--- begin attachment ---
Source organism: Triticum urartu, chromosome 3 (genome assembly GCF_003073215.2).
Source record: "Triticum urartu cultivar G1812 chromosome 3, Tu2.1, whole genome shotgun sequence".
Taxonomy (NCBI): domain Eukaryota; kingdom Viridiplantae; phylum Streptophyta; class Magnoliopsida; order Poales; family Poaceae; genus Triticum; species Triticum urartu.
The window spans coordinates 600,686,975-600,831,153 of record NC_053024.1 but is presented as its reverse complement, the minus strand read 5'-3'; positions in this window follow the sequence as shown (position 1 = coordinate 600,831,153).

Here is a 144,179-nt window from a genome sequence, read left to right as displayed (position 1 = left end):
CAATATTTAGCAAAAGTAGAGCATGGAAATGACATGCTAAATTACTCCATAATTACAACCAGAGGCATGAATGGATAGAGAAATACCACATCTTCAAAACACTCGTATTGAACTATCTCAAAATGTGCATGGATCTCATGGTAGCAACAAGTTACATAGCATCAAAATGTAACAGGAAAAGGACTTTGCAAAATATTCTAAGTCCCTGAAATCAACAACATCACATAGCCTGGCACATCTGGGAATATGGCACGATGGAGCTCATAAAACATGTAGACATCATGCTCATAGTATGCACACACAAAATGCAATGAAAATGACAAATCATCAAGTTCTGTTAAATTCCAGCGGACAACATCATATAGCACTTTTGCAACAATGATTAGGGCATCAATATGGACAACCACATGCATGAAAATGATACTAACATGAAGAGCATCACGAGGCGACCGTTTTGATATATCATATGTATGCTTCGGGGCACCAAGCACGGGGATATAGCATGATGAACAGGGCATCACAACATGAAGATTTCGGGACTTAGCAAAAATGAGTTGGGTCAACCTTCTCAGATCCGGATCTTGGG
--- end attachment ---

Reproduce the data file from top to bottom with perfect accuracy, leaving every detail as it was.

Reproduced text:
Source organism: Triticum urartu, chromosome 3 (genome assembly GCF_003073215.2).
Source record: "Triticum urartu cultivar G1812 chromosome 3, Tu2.1, whole genome shotgun sequence".
Taxonomy (NCBI): domain Eukaryota; kingdom Viridiplantae; phylum Streptophyta; class Magnoliopsida; order Poales; family Poaceae; genus Triticum; species Triticum urartu.
The window spans coordinates 600,686,975-600,831,153 of record NC_053024.1 but is presented as its reverse complement, the minus strand read 5'-3'; positions in this window follow the sequence as shown (position 1 = coordinate 600,831,153).

Here is a 144,179-nt window from a genome sequence, read left to right as displayed (position 1 = left end):
CAATATTTAGCAAAAGTAGAGCATGGAAATGACATGCTAAATTACTCCATAATTACAACCAGAGGCATGAATGGATAGAGAAATACCACATCTTCAAAACACTCGTATTGAACTATCTCAAAATGTGCATGGATCTCATGGTAGCAACAAGTTACATAGCATCAAAATGTAACAGGAAAAGGACTTTGCAAAATATTCTAAGTCCCTGAAATCAACAACATCACATAGCCTGGCACATCTGGGAATATGGCACGATGGAGCTCATAAAACATGTAGACATCATGCTCATAGTATGCACACACAAAATGCAATGAAAATGACAAATCATCAAGTTCTGTTAAATTCCAGCGGACAACATCATATAGCACTTTTGCAACAATGATTAGGGCATCAATATGGACAACCACATGCATGAAAATGATACTAACATGAAGAGCATCACGAGGCGACCGTTTTGATATATCATATGTATGCTTCGGGGCACCAAGCACGGGGATATAGCATGATGAACAGGGCATCACAACATGAAGATTTCGGGACTTAGCAAAAATGAGTTGGGTCAACCTTCTCAGATCCGGATCTTGGG